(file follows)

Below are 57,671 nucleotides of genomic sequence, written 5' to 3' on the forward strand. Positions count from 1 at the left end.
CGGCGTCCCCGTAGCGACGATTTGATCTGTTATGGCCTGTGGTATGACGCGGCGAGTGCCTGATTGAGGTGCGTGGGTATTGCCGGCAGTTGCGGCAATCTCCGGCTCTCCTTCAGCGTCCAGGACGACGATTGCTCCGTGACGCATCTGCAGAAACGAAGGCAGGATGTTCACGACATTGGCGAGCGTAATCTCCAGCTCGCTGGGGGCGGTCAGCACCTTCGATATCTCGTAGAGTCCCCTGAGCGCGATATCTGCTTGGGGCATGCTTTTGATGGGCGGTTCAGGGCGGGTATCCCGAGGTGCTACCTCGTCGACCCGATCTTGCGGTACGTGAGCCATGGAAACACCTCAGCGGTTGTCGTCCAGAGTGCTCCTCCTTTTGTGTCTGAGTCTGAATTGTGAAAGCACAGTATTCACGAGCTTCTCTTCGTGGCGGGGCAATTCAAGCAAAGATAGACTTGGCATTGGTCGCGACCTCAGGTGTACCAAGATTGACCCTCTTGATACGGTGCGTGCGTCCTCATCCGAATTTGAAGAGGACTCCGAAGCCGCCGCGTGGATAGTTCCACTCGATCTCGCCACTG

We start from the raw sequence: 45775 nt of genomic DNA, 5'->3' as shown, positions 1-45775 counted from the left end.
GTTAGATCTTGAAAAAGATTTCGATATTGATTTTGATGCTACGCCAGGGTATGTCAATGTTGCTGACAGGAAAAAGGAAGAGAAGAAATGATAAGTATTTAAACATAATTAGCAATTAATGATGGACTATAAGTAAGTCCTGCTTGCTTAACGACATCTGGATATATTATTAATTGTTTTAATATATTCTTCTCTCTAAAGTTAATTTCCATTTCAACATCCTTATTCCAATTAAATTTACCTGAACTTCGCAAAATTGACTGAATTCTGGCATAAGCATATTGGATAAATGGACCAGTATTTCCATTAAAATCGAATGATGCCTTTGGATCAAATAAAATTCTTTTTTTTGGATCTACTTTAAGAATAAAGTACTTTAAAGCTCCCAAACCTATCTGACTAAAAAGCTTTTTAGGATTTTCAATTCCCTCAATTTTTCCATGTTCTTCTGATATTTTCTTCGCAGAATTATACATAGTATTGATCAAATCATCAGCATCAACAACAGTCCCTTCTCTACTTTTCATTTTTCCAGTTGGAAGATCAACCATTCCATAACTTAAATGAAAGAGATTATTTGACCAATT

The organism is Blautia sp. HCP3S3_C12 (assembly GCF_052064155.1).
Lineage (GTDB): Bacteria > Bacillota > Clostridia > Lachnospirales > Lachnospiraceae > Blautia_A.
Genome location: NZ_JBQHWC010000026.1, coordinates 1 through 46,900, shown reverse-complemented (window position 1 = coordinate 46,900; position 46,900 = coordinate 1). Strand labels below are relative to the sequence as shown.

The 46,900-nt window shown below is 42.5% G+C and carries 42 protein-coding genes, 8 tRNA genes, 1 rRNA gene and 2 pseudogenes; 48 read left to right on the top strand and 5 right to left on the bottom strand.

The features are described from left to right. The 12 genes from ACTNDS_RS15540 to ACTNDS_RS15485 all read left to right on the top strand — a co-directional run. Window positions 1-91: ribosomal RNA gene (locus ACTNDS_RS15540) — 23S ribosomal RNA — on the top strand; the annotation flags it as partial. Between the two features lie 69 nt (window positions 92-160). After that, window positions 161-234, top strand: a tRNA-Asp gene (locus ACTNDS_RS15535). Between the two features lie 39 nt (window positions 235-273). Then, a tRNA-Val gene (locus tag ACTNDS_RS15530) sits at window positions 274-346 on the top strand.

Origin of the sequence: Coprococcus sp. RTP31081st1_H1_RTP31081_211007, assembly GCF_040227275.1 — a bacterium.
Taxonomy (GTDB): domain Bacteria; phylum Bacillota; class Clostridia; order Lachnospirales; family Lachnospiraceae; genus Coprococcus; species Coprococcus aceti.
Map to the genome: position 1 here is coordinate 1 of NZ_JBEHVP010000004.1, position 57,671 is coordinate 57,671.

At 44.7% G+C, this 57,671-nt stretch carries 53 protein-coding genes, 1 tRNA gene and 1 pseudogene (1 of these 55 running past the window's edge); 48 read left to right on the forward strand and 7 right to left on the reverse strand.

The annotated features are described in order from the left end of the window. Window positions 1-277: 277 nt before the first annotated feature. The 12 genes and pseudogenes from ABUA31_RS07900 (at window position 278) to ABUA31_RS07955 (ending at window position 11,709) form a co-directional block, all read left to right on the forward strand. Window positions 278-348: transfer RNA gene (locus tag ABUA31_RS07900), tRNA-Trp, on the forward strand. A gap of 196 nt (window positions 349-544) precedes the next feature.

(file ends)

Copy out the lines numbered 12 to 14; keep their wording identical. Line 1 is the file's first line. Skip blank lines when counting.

Map to the genome: position 1 here is coordinate 1 of NZ_JBEHVP010000004.1, position 57,671 is coordinate 57,671.

At 44.7% G+C, this 57,671-nt stretch carries 53 protein-coding genes, 1 tRNA gene and 1 pseudogene (1 of these 55 running past the window's edge); 48 read left to right on the forward strand and 7 right to left on the reverse strand.

The annotated features are described in order from the left end of the window. Window positions 1-277: 277 nt before the first annotated feature. The 12 genes and pseudogenes from ABUA31_RS07900 (at window position 278) to ABUA31_RS07955 (ending at window position 11,709) form a co-directional block, all read left to right on the forward strand. Window positions 278-348: transfer RNA gene (locus tag ABUA31_RS07900), tRNA-Trp, on the forward strand. A gap of 196 nt (window positions 349-544) precedes the next feature.